"Blues With Another Feeling" - The Esoteric Records re-issue of Steve Hackett's Blues With A Feeling album. Review by Alan Hewitt. Photograph: Richard Mills.

Since its release back in 1994 - was it really that long ago? Blues With A Feeling has been the somewhat poor relation in Steve’s back catalogue. Steve has always worn his love of the blues on his sleeve and it was high time that he acknowledged that and when he finally did with this album the end result was immensely satisfying.

Sadly, that opinion wasnot shared by the vast majority of his fans. Prog and the blues don’t make easy bed fellows which is strange because without the latter we would not have the glories of the music we all love so much. The blues is where it all began and we owe it an enormous debt of gratitude.

OK, pontificating over. What does this reissue offer to us, the listener? Well, quite alit actually. First thing you will notice is the overwhelming sense of enthusiasm and fun which runs throughout the album. Born In Chicago, a classic slice of vintage blues gets things off to a superb start, wailing guitars and harmonica augmented by a rock solid back beat, boues at its room shaking best. The Stumble too, another vintage effort given the Hackett band treatment, and anyone who saw this short-lived band lineup during 1993-94 will tell you, just how good a band they were. The Stumble is classic jook joint blues played here with all the bravado you would expect. No wonder the blues is the form of choice for musicians the world over at sound checks and jams , it has no rules except that of having a blast which is evidently what the band were doing on this one!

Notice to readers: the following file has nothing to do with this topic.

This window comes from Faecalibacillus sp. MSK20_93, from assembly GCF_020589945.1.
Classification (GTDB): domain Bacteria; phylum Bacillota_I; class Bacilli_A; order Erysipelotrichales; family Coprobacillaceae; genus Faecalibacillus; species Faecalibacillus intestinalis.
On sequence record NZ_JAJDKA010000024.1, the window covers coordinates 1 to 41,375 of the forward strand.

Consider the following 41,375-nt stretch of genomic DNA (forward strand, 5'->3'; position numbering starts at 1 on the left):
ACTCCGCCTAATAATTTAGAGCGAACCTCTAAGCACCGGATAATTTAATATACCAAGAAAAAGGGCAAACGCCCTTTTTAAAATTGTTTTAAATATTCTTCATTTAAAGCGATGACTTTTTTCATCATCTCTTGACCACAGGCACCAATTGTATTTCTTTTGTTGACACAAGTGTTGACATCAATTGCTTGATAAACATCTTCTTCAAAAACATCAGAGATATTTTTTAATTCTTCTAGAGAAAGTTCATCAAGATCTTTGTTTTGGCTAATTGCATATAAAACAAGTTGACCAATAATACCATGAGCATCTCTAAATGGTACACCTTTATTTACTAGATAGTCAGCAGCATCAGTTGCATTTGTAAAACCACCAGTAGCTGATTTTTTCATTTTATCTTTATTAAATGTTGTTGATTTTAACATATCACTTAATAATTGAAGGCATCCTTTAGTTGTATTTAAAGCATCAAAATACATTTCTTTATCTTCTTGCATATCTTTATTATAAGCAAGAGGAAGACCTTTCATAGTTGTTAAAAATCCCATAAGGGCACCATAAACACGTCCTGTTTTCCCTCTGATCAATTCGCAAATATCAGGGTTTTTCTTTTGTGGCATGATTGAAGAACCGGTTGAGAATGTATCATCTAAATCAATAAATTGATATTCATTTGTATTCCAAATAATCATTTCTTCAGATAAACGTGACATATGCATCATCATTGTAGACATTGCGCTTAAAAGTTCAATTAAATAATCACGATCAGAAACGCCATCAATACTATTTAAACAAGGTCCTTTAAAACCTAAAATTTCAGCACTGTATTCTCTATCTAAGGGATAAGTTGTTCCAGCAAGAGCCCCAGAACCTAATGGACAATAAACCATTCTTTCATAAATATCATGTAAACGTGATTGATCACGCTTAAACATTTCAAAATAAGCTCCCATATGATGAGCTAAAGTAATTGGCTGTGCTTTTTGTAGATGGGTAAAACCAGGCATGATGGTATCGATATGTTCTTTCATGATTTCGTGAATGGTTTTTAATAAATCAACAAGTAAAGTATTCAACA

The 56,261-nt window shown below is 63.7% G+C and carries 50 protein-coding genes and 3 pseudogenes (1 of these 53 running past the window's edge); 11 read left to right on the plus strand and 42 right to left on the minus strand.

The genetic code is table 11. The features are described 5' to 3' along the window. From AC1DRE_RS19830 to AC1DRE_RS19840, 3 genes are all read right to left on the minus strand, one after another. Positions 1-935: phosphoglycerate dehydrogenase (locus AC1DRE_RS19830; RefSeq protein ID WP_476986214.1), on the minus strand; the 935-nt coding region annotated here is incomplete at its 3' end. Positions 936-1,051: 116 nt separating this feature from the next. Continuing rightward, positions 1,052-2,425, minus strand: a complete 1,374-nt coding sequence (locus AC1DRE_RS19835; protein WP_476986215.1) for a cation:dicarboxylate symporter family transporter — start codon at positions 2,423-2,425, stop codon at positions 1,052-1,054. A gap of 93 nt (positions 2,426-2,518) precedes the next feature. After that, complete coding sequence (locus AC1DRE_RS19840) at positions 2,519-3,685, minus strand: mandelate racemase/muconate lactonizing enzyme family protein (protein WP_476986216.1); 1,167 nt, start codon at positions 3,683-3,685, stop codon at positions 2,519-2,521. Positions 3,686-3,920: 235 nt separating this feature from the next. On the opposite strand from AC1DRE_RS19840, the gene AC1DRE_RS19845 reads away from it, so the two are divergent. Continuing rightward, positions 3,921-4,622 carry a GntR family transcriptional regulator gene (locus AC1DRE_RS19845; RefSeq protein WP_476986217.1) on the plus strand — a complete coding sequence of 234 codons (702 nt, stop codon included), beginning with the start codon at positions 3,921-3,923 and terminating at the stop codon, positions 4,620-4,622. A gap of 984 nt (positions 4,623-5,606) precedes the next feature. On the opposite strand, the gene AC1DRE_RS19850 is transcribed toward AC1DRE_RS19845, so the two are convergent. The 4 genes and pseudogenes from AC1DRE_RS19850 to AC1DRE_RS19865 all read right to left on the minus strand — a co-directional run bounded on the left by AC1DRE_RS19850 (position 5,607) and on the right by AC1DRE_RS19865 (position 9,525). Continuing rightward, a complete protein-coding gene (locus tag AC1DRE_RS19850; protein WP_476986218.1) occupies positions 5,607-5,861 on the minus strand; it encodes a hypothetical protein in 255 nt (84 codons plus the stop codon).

So, can white men play the blues? Well, I think Peter Green, John Mayall and Eric Clapton among others proved that along time ago but can Hackett hack it , so to speak? Well, the first of Hackett’s own compositions on this album. Love of Another Kind will give you the answer. The great thing about the blues is that it is the spirit which is more important than musical finesse and this is a gutsy performance which I would love to see Steve include in his live shows. Way Down South is a great example of walkin’ blues, laid back and smoky but with just a hint of fire in the guitar refrain and A Blue Part of Town, which has featured in a truncated form at some of Steve’s shows, come the closest to being a jazz track, definitely one for a smoke filled nightclub, late at night when all of the patrons want something sad and sentimental to send them on their way home.

Of the other tracks, the mix between new compositions and established blues standards is accomplished so well that you cannot see the join so to speak and with a band this good that isn’t really surprising now, is it?

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Steve letting his blues vibratos out of the closet (Photo Richard Mills)

What about the new tracks? Well the first of these, On Cemetery Road opens with the same refrain as A Girl Called Linda from Steve’s Wild Orchids album, another example of Steve’s recycling musical themes but taken in an entirely different direction. I’m not sure if it is the blues but I like it! And the album concludes this time with Patch of Blue, Steve’s homage to Oscar Wilde and his Ballad Of Reading Gaol. Don’t; be deceived by the poetic reference though, this is a full-blooded stomp and it is difficult to believe that both of these were effectively recorded in Steve’s front room again - wonder what the neighbours thought?!

If you are not a blues aficionado, then this album will not convert you, but, if like me, you like to hear a good stomp from a bluesman once in a while, then this is an album you will enjoy immensely. The devil has all the best tunes so they say? Well, I disagree, as Mr Hackett has some of them right here on Blues With A Feeling!

Steve Hackett - Blues With A Feeling. Esoteric Records ECLEC 2553.